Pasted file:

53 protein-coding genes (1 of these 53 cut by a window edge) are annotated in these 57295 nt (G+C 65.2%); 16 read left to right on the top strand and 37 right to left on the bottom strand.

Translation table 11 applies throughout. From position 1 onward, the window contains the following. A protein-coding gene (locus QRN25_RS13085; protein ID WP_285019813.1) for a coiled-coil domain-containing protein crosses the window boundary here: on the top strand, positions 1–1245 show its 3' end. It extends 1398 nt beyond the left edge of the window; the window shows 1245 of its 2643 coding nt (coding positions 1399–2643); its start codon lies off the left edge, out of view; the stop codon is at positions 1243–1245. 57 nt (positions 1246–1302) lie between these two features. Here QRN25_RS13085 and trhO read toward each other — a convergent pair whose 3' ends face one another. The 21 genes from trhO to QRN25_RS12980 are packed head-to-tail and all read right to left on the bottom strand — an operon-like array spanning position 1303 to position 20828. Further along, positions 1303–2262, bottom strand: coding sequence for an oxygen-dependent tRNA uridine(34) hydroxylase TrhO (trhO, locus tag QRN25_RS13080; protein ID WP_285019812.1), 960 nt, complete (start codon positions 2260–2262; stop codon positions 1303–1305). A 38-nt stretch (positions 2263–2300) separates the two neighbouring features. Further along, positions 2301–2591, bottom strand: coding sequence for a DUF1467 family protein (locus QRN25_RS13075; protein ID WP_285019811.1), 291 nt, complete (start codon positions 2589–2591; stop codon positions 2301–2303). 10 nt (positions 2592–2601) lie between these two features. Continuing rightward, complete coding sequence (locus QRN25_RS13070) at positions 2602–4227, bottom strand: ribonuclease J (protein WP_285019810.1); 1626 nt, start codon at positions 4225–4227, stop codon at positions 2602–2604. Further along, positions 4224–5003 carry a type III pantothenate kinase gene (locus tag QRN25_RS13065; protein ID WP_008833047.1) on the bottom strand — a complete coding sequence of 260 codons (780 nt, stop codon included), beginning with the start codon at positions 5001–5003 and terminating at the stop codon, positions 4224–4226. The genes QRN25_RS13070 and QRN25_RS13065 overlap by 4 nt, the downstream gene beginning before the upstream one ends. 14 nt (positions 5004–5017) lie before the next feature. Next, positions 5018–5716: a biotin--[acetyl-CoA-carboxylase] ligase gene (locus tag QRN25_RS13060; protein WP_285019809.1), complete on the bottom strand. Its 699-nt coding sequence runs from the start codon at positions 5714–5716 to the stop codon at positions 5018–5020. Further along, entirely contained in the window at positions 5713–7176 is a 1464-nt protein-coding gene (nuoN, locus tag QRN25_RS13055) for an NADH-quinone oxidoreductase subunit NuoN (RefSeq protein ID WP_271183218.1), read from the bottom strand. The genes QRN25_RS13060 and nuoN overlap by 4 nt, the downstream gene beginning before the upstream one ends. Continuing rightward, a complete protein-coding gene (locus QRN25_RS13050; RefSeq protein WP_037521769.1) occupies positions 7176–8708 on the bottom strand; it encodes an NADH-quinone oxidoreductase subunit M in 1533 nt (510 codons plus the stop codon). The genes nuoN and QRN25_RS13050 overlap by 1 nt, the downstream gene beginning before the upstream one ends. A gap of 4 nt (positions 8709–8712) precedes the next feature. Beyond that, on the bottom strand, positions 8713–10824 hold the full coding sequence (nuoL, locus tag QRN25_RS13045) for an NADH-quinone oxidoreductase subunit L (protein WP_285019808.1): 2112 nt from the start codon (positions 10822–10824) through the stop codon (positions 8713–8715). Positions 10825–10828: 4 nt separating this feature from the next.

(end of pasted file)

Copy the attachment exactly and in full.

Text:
53 protein-coding genes (1 of these 53 cut by a window edge) are annotated in these 57295 nt (G+C 65.2%); 16 read left to right on the top strand and 37 right to left on the bottom strand.

Translation table 11 applies throughout. From position 1 onward, the window contains the following. A protein-coding gene (locus QRN25_RS13085; protein ID WP_285019813.1) for a coiled-coil domain-containing protein crosses the window boundary here: on the top strand, positions 1–1245 show its 3' end. It extends 1398 nt beyond the left edge of the window; the window shows 1245 of its 2643 coding nt (coding positions 1399–2643); its start codon lies off the left edge, out of view; the stop codon is at positions 1243–1245. 57 nt (positions 1246–1302) lie between these two features. Here QRN25_RS13085 and trhO read toward each other — a convergent pair whose 3' ends face one another. The 21 genes from trhO to QRN25_RS12980 are packed head-to-tail and all read right to left on the bottom strand — an operon-like array spanning position 1303 to position 20828. Further along, positions 1303–2262, bottom strand: coding sequence for an oxygen-dependent tRNA uridine(34) hydroxylase TrhO (trhO, locus tag QRN25_RS13080; protein ID WP_285019812.1), 960 nt, complete (start codon positions 2260–2262; stop codon positions 1303–1305). A 38-nt stretch (positions 2263–2300) separates the two neighbouring features. Further along, positions 2301–2591, bottom strand: coding sequence for a DUF1467 family protein (locus QRN25_RS13075; protein ID WP_285019811.1), 291 nt, complete (start codon positions 2589–2591; stop codon positions 2301–2303). 10 nt (positions 2592–2601) lie between these two features. Continuing rightward, complete coding sequence (locus QRN25_RS13070) at positions 2602–4227, bottom strand: ribonuclease J (protein WP_285019810.1); 1626 nt, start codon at positions 4225–4227, stop codon at positions 2602–2604. Further along, positions 4224–5003 carry a type III pantothenate kinase gene (locus tag QRN25_RS13065; protein ID WP_008833047.1) on the bottom strand — a complete coding sequence of 260 codons (780 nt, stop codon included), beginning with the start codon at positions 5001–5003 and terminating at the stop codon, positions 4224–4226. The genes QRN25_RS13070 and QRN25_RS13065 overlap by 4 nt, the downstream gene beginning before the upstream one ends. 14 nt (positions 5004–5017) lie before the next feature. Next, positions 5018–5716: a biotin--[acetyl-CoA-carboxylase] ligase gene (locus tag QRN25_RS13060; protein WP_285019809.1), complete on the bottom strand. Its 699-nt coding sequence runs from the start codon at positions 5714–5716 to the stop codon at positions 5018–5020. Further along, entirely contained in the window at positions 5713–7176 is a 1464-nt protein-coding gene (nuoN, locus tag QRN25_RS13055) for an NADH-quinone oxidoreductase subunit NuoN (RefSeq protein ID WP_271183218.1), read from the bottom strand. The genes QRN25_RS13060 and nuoN overlap by 4 nt, the downstream gene beginning before the upstream one ends. Continuing rightward, a complete protein-coding gene (locus QRN25_RS13050; RefSeq protein WP_037521769.1) occupies positions 7176–8708 on the bottom strand; it encodes an NADH-quinone oxidoreductase subunit M in 1533 nt (510 codons plus the stop codon). The genes nuoN and QRN25_RS13050 overlap by 1 nt, the downstream gene beginning before the upstream one ends. A gap of 4 nt (positions 8709–8712) precedes the next feature. Beyond that, on the bottom strand, positions 8713–10824 hold the full coding sequence (nuoL, locus tag QRN25_RS13045) for an NADH-quinone oxidoreductase subunit L (protein WP_285019808.1): 2112 nt from the start codon (positions 10822–10824) through the stop codon (positions 8713–8715). Positions 10825–10828: 4 nt separating this feature from the next.